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5 Military Divorce Myths You Need To Know

There are many families of army and air force service members that call Colorado Springs their home. At a state, we are so honored to share communities with some of these brave service members.

Military families are just like civilian families, except one (or both) spouse is enlisted in the military. However, divorce can happen between any couple, and that includes these ones. There are some legal issues that military personnel and the separating spouse should know so that they make informed decisions regarding their divorce.

When it comes to military divorces, there are a lot of misconceptions that need to be clarified. As a service member, there are some perks and privileges that you are entitled to as a reward for serving our country. However, that does not mean that in case of a divorce, someone will get any unfair legal allowances at your expense.

To clarify all the speculations going around about military divorces, we have come up with five common myths that everyone needs to know.

1. The previous spouse is entitled to half of the pension given to the military spouse.

Most people believe that being married to someone in the military gives them automatic entitlement to the allocated pension. However, the amount of pension a spouse receives depends on how long the two were married while the member of the military was enlisted.

If a military spouse has been in service for twenty years but has been married for ten years, the spouse is potentially entitled to half the pension that was earned for the ten years of marriage.

2. Military spouses cannot receive custody of kids.

A military service member has every right to fight for custody of the children and the privilege of making key decisions in the kids’ lives. As a member of the military service, it’s important to understand that deployments and transfers can occur at any time.

Consulting a family law attorney in such a situation is essential because they can give you the best advice when it comes to receiving custody for the children.

3. The military confirms if support has been paid.

Most people think that the military follows up on how child support is paid. However, the military does not oversee any matters related to child support. It is the responsibility of the civilian court to ensure that child support is paid according to the initial agreement.

4. If the marriage lasted less than 10 years, the former spouse does not receive military pensions or any retirement.

When the military pension is being disbursed, there is no limit on the number of years people should be married. Therefore, even if the marriage lasted for a year, the former spouse is entitled to the pension and any other funds allocated. However, the pension is allocated to someone based on the number of years the military member has served, and the number of years the marriage lasted.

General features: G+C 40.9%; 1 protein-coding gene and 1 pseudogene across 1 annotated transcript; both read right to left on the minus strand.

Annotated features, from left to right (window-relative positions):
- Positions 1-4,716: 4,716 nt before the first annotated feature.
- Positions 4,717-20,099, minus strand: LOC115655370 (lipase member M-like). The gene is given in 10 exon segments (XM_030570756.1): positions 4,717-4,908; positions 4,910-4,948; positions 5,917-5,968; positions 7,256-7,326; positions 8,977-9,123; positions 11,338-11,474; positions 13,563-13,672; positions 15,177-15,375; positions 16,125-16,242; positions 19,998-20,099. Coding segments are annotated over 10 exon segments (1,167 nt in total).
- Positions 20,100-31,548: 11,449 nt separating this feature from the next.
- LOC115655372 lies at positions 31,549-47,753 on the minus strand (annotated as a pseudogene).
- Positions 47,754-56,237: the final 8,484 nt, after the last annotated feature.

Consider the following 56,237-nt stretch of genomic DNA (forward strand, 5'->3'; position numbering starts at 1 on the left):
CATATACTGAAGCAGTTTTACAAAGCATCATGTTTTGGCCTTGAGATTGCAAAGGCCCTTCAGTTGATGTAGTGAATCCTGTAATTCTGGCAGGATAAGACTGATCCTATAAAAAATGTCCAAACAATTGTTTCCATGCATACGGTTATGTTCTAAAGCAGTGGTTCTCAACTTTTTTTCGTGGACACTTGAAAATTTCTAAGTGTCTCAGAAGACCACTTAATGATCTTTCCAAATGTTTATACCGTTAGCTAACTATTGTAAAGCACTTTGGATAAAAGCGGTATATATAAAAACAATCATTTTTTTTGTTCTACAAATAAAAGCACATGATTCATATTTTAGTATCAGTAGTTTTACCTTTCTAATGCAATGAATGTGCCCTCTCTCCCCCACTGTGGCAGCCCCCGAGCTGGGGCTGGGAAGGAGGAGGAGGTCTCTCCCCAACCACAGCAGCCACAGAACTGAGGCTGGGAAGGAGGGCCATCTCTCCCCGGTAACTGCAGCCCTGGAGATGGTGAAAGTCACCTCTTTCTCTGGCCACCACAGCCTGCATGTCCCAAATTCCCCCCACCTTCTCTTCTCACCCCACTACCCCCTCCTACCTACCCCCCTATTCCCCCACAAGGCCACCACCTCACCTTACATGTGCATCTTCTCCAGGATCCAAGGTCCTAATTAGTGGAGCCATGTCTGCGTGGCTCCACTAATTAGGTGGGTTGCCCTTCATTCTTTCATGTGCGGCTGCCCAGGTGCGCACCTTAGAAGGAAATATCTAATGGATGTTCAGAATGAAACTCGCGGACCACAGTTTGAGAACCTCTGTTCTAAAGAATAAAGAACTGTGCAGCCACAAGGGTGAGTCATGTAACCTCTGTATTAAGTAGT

5. Upon divorce, the spouse that is not in the service does not receive any health or commissary benefits.

In such a situation, the length of marriage matters greatly. There is a 20/20/20 rule that applies when it comes to the benefits allocated to the military personnel and their family members.

If the marriage has lasted for twenty years, the military service has served for twenty years, and there is a twenty-year overlap, the former spouse could be entitled to all the benefits provided including full medical care and full commissary benefits. Sometimes, if the 20/20/20 rule has not been met, the former spouse is entitled to at least one year of medical privileges after the divorce process is final.

Contact a Team of Experienced Military Divorce Attorneys

The fact that military members have different lifestyles and regulations does not mean that their legal representation should not be handled seriously. Take time and understand some of the myths in this article before visiting any courtroom.

If you are going through a military divorce, you don’t have to do it alone. Do not hesitate to consider Drexler Law Group. Our seasoned attorneys have the required experience to advise you on how to go about your military divorce case. We always assure our clients that we will defend their rights with compassionate advocacy.

You’ve served our country. Now, it’s time to let us serve you.

Contact Drexler Law at (719) 259-0050 to discuss your military divorce case with a seasoned divorce attorney.

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